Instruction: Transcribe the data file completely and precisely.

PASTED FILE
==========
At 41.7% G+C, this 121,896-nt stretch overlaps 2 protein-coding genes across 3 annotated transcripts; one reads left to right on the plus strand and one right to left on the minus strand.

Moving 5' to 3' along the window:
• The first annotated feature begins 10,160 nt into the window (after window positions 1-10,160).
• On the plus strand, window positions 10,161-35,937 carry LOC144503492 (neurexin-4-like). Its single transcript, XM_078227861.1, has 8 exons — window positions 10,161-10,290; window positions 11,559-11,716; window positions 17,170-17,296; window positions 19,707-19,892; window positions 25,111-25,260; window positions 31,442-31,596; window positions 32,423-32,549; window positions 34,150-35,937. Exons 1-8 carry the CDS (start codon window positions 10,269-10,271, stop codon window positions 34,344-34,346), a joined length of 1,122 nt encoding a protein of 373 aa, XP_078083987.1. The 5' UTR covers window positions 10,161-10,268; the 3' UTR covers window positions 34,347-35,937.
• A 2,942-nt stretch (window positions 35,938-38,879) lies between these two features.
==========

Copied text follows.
At 41.7% G+C, this 121,896-nt stretch overlaps 2 protein-coding genes across 3 annotated transcripts; one reads left to right on the plus strand and one right to left on the minus strand.

Moving 5' to 3' along the window:
• The first annotated feature begins 10,160 nt into the window (after window positions 1-10,160).
• On the plus strand, window positions 10,161-35,937 carry LOC144503492 (neurexin-4-like). Its single transcript, XM_078227861.1, has 8 exons — window positions 10,161-10,290; window positions 11,559-11,716; window positions 17,170-17,296; window positions 19,707-19,892; window positions 25,111-25,260; window positions 31,442-31,596; window positions 32,423-32,549; window positions 34,150-35,937. Exons 1-8 carry the CDS (start codon window positions 10,269-10,271, stop codon window positions 34,344-34,346), a joined length of 1,122 nt encoding a protein of 373 aa, XP_078083987.1. The 5' UTR covers window positions 10,161-10,268; the 3' UTR covers window positions 34,347-35,937.
• A 2,942-nt stretch (window positions 35,938-38,879) lies between these two features.